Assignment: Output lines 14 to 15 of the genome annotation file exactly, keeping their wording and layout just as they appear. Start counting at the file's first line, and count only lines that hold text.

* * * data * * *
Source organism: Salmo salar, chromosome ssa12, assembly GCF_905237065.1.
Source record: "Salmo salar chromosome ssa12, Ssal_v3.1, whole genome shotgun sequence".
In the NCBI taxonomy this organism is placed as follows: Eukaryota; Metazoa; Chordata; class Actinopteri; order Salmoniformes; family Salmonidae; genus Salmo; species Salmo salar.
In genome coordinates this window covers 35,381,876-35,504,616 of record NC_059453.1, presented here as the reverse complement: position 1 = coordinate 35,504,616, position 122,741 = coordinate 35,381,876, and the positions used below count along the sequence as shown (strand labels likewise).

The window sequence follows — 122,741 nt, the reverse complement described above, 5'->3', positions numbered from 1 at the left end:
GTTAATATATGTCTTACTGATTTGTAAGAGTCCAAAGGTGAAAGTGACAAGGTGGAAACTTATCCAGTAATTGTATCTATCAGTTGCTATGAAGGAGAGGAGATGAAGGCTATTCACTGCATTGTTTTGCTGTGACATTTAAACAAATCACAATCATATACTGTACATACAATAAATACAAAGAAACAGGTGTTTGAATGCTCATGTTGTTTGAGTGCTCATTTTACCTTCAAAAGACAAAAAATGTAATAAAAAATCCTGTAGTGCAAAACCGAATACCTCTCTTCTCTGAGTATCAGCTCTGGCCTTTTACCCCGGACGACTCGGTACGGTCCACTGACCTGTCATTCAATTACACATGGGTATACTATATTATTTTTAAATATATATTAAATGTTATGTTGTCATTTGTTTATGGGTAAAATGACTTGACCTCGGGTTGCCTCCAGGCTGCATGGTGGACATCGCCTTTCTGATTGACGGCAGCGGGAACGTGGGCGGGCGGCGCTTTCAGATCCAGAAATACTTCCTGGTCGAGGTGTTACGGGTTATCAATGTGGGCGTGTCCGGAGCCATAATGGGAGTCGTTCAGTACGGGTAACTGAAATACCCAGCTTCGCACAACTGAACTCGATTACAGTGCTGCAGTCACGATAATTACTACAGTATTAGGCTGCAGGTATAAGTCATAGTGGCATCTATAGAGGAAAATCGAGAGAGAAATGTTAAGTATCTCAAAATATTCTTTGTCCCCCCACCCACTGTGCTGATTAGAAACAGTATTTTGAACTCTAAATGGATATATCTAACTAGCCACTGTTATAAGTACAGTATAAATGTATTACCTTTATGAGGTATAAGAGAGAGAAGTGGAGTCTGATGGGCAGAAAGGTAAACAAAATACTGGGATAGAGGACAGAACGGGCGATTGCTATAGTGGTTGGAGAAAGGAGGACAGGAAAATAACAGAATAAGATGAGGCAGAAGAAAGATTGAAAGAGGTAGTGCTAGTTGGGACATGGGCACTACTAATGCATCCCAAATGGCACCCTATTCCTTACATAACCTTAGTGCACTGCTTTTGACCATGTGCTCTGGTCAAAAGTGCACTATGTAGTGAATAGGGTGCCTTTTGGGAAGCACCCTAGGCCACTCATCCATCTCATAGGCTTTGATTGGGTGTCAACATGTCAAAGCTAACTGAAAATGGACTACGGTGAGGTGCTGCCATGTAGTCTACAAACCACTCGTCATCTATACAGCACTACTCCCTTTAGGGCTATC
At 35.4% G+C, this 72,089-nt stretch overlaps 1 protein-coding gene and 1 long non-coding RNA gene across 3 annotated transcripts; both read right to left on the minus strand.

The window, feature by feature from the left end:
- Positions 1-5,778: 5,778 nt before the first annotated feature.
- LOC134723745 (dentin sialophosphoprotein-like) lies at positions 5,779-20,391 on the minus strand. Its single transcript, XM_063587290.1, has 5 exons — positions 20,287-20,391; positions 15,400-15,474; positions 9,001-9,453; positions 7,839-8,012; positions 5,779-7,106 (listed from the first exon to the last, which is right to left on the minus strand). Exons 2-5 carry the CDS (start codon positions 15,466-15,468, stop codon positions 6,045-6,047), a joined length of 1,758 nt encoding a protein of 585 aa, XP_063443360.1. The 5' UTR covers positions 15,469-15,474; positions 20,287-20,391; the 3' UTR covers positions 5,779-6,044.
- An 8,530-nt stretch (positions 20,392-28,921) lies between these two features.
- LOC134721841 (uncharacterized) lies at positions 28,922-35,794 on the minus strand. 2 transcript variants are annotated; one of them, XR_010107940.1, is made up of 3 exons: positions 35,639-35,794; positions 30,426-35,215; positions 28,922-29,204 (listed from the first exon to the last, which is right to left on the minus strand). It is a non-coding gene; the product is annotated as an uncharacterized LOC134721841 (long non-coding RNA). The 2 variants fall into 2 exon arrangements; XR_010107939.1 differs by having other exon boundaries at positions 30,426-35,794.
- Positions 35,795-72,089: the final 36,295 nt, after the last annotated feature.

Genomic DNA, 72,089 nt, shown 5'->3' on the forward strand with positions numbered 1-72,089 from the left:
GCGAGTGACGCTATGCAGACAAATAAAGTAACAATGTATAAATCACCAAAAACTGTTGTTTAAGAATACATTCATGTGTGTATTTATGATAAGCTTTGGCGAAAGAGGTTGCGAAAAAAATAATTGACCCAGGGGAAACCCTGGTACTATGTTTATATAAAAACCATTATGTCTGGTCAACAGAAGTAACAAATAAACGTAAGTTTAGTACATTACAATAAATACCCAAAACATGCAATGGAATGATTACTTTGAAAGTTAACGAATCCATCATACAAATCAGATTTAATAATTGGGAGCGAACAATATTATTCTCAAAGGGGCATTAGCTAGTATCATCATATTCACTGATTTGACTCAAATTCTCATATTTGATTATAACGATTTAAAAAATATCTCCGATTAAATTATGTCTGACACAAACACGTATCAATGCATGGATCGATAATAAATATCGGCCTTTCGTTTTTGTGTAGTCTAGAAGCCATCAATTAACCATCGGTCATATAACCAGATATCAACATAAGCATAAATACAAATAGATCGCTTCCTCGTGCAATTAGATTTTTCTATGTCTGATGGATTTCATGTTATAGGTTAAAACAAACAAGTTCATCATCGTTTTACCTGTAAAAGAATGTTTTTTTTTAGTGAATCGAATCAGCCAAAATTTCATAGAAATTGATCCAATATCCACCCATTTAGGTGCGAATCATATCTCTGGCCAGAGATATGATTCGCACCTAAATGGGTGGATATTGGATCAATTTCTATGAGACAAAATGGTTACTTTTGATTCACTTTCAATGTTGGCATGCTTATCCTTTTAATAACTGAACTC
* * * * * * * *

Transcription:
Genomic DNA, 72,089 nt, shown 5'->3' on the forward strand with positions numbered 1-72,089 from the left:
GCGAGTGACGCTATGCAGACAAATAAAGTAACAATGTATAAATCACCAAAAACTGTTGTTTAAGAATACATTCATGTGTGTATTTATGATAAGCTTTGGCGAAAGAGGTTGCGAAAAAAATAATTGACCCAGGGGAAACCCTGGTACTATGTTTATATAAAAACCATTATGTCTGGTCAACAGAAGTAACAAATAAACGTAAGTTTAGTACATTACAATAAATACCCAAAACATGCAATGGAATGATTACTTTGAAAGTTAACGAATCCATCATACAAATCAGATTTAATAATTGGGAGCGAACAATATTATTCTCAAAGGGGCATTAGCTAGTATCATCATATTCACTGATTTGACTCAAATTCTCATATTTGATTATAACGATTTAAAAAATATCTCCGATTAAATTATGTCTGACACAAACACGTATCAATGCATGGATCGATAATAAATATCGGCCTTTCGTTTTTGTGTAGTCTAGAAGCCATCAATTAACCATCGGTCATATAACCAGATATCAACATAAGCATAAATACAAATAGATCGCTTCCTCGTGCAATTAGATTTTTCTATGTCTGATGGATTTCATGTTATAGGTTAAAACAAACAAGTTCATCATCGTTTTACCTGTAAAAGAATGTTTTTTTTTAGTGAATCGAATCAGCCAAAATTTCATAGAAATTGATCCAATATCCACCCATTTAGGTGCGAATCATATCTCTGGCCAGAGATATGATTCGCACCTAAATGGGTGGATATTGGATCAATTTCTATGAGACAAAATGGTTACTTTTGATTCACTTTCAATGTTGGCATGCTTATCCTTTTAATAACTGAACTC